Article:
I'd talk about this now - you don't need the stress when the baby comes. Tell him your plan is to have x weeks off, more if you need it, and then you'll go back to running your current business as much as you can.
Make sure he is aware that being "home" does not mean you are relaxing, and that you will be bringing up your baby (and no doubt looking after the house too). His paternity leave should help to show him how much needs to be done, but it's really better to approach this first rather than put up with his insensitivity and odd expectations that you'll be back at work the next day. He may need a few days to reshuffle those expectations, and support you. It's better that he does it now!
Well, I think you are being a little U as you yourself introduced the topic by saying you could do phone sex work. It may have been a joke, but you introduced the idea of being able to work from home while on maternity leave. SO perhaps not surprisingly he took you seriously about the concept of working from home.
Also confused as why you're annoyed with him expecting you to work from home when you ARE actually planning to do that with your own business? Genuinely
Mary he's actually brought it up before and I was gobsmacked, so when I was joking it was tongue in cheek at his prior insensitivity. The work I will be doing from home is very minimal but it isn't expected, so if I can't do it, my business partner can.
Ok well in that case mmmmnoodle you're probably right: he doesn't have a clue. Most men don't until baby is there. You need to stand your ground and tell him you are not working during your maternity leave.
A friend of mine who runs a home business tried to keep running it and never took proper time off with her baby. She has run herself into the ground with illness - so just be careful, you will need time to recover and concentrate on the baby.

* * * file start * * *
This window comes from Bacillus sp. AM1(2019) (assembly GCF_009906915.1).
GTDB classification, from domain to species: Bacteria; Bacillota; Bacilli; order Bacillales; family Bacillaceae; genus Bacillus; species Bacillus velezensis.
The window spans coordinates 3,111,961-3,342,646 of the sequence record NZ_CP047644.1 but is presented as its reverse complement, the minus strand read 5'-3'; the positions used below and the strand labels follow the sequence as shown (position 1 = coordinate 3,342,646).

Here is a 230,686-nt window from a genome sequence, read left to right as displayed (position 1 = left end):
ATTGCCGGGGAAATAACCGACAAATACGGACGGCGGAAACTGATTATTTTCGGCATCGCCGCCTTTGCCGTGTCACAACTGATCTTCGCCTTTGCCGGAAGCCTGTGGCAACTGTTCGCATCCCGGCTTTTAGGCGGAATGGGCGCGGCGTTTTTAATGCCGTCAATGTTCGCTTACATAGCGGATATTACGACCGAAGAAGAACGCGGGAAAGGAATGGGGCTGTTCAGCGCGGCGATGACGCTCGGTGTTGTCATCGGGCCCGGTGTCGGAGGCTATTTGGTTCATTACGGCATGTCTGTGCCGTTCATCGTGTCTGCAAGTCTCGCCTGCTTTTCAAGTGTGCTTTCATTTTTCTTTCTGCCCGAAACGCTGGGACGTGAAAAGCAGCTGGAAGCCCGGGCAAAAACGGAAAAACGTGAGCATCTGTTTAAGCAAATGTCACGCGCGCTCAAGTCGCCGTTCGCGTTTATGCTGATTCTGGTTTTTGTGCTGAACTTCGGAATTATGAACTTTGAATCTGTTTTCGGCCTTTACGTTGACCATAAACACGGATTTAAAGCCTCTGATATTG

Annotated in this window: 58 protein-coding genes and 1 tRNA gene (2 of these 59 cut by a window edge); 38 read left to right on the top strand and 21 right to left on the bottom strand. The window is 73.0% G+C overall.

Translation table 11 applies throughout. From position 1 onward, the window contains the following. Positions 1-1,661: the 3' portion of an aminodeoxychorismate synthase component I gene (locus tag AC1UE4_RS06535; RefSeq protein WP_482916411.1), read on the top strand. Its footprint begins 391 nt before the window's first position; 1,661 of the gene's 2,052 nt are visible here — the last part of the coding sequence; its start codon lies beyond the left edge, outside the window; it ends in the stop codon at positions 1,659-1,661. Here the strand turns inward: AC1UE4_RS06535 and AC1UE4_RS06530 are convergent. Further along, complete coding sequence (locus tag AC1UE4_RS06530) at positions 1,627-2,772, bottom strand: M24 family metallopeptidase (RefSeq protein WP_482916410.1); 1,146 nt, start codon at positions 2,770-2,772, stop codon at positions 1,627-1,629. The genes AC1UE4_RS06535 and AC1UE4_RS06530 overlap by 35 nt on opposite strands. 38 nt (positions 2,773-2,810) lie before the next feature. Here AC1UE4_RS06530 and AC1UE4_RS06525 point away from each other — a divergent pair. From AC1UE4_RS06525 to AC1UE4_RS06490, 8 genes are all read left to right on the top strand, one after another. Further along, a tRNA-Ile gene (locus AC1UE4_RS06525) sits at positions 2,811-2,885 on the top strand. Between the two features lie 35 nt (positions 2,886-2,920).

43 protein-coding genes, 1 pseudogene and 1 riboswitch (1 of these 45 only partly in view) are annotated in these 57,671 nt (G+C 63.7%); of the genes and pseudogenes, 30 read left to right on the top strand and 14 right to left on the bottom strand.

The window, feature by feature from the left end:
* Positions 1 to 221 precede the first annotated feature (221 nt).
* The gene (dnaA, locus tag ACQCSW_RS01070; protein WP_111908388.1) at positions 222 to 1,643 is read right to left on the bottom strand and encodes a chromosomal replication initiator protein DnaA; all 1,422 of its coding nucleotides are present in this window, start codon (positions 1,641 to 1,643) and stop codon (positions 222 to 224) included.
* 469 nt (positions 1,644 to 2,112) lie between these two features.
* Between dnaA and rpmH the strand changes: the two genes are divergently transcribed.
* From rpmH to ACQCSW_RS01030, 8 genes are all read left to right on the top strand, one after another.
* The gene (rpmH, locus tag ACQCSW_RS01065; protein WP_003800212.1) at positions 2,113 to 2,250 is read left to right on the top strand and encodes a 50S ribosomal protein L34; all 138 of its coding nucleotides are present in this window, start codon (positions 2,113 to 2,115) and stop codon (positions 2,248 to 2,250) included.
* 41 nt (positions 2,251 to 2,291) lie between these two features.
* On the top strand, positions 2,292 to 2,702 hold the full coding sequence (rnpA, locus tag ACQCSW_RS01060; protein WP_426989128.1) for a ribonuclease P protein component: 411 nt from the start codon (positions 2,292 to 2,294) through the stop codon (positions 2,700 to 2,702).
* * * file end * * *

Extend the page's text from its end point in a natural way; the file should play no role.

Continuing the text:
You need to get this all thrashed out now, before the baby comes. Do not underestimate how damaging the tiredness wars can be, even without resentment over money.
My DH didn't have a clue either.
Then when I went back to work part time, we arranged it so that of my 2.5 days, he had her by himself for a full one of those days (saved money and gave them 'bonding' time!). It is amazing how much he couldn't do because 'he had dd'. Couldn't get to the shops, couldn't hoover (what if she wakes up?) ....
It was quite useful being able to say "How do you think I manage?" - even if he thought it was somehow linked to a special gene that I had and he lacked (which meant I was more capable of doing jobs with a little one in tow) at least he had some understanding of just how much time looking after a baby could take up.
We have continued this arrangement - he also now knows how hard it can be with a toddler. In terms of time needed to feed etc it is obviously less, but now dd needs entertaining (ie he can't just do his own thing all day and leave her in front of the TV but has to put his own wishes aside and go to the park etc). Does tend to stop him wondering what I do all day!